YouTube's Win Over Viacom: A Victory for Innovation on the Web

Last Updated Jun 24, 2010 11:55 AM EDT

Yesterday a judge dismissed Viacom's (VIA) billion-dollar lawsuit against YouTube and its parent company, Google (GOOG). The decision ensured that American firms will remain global leaders in the creation of sites that rely heavily on user-generated content.

In essence, Viacom wanted to hold YouTube responsible for everything uploaded to its site, an unrealistic expectation given that 24 hours worth of video is uploaded to YouTube per minute. YouTube argued that it had fulfilled its responsibility by quickly removing anything Viacom flagged as infringing. It wanted the burden of finding illegal videos to stay with the copyright owners.

The judge agreed, affirming that YouTube was protected by the "safe harbor" clause Congress created in the Digital Millennium Copyright Act. In fact, the court found that YouTube had been quite efficient about removing videos once they were flagged.

If the court had ruled for Viacom, dozens of sites that rely on user generated content would have been crippled. "Without the DMCA safe harbors, sites like YouTube, eBay, Blogger, Wikipedia, and Flickr simply wouldn't exist," wrote the Electronic Frontier Foundation. More importantly, the next generation of online startups would have been burdened with costly liability.

One of Viacom's legal arguments was that YouTube was similar to file sharing services like Napster, Grokster and Limewire. But the judge shot that reasoning down, quoting from Viacom's own lawyer, Michael Fricklas, who wrote, "The difference between YouTube and Grokster is staggering."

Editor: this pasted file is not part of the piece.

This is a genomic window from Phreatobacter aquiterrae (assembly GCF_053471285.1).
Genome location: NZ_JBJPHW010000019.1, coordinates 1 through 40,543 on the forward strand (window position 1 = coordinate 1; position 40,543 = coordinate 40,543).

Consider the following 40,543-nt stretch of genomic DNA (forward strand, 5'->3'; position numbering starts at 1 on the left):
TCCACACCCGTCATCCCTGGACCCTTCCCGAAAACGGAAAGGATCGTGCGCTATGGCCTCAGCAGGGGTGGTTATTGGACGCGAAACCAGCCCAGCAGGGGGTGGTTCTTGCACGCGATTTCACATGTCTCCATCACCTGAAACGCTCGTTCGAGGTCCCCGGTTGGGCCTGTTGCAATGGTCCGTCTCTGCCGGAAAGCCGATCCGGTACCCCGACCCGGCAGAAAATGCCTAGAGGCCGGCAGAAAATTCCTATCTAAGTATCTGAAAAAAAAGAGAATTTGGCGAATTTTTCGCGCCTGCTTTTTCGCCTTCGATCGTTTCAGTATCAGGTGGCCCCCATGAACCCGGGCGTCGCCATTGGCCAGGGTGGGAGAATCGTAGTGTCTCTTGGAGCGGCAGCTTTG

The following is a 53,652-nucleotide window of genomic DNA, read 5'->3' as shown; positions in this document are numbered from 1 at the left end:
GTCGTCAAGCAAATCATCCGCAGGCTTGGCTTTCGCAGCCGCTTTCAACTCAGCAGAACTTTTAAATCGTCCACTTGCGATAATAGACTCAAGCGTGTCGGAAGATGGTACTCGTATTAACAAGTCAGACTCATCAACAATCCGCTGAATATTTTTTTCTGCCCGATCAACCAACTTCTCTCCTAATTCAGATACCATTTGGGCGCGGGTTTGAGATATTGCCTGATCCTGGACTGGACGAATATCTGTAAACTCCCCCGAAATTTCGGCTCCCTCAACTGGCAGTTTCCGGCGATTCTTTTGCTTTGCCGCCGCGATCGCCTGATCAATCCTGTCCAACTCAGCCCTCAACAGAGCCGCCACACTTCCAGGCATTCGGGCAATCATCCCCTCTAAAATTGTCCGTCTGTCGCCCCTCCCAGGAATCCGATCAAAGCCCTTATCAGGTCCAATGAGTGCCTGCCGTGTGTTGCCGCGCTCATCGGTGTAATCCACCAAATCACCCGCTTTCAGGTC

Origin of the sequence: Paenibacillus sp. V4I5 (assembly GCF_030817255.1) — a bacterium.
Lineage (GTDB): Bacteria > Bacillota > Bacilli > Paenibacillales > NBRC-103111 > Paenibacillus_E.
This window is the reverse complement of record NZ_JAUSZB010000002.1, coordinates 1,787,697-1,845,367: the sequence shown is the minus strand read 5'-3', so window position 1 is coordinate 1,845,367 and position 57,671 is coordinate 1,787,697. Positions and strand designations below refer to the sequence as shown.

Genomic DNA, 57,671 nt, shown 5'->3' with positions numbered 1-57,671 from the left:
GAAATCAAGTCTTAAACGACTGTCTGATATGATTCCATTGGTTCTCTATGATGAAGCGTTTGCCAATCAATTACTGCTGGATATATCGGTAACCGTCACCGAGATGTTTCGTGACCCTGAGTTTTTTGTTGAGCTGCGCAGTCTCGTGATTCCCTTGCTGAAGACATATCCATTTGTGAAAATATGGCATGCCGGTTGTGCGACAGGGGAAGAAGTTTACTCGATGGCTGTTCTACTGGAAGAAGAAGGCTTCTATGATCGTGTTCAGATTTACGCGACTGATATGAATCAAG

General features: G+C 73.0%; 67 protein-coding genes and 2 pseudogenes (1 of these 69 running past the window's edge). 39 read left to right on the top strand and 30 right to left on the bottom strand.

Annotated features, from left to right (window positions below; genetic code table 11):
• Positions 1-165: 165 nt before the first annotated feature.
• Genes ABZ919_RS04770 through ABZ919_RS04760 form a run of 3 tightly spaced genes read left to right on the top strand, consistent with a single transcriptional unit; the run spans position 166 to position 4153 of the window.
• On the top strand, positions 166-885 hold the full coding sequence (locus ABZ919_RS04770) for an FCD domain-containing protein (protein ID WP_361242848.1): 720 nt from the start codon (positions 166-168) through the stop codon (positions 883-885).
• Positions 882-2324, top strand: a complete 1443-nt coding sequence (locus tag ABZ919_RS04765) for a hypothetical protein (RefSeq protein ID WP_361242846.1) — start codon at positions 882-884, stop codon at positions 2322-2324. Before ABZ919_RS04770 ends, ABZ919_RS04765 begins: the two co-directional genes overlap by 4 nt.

As I wrote earlier, Viacom's lawsuit was really a relic of an earlier era, when YouTube was rife with pirated material. In recent years YouTube has worked to create software that automatically scans for videos which infringe on copyright. And it has signed deals with hundreds of media firms to share the revenue from advertising on the site.

At a time when many European nations are enacting poorly conceived online copyright legislation, like Britain's Digital Economy Bill, this ruling confirms America's sensible approach to copyright and keeps the door open for innovation.

Image from Flickr user Josieshowaa Related Links

  • Ben Popper

    Ben Popper writes at the intersection of culture and technology. His work has been published in the NY Times, Washington Post, Fast Company, Rolling Stone, The Atlantic and many others. He lives at www.benpopper.com.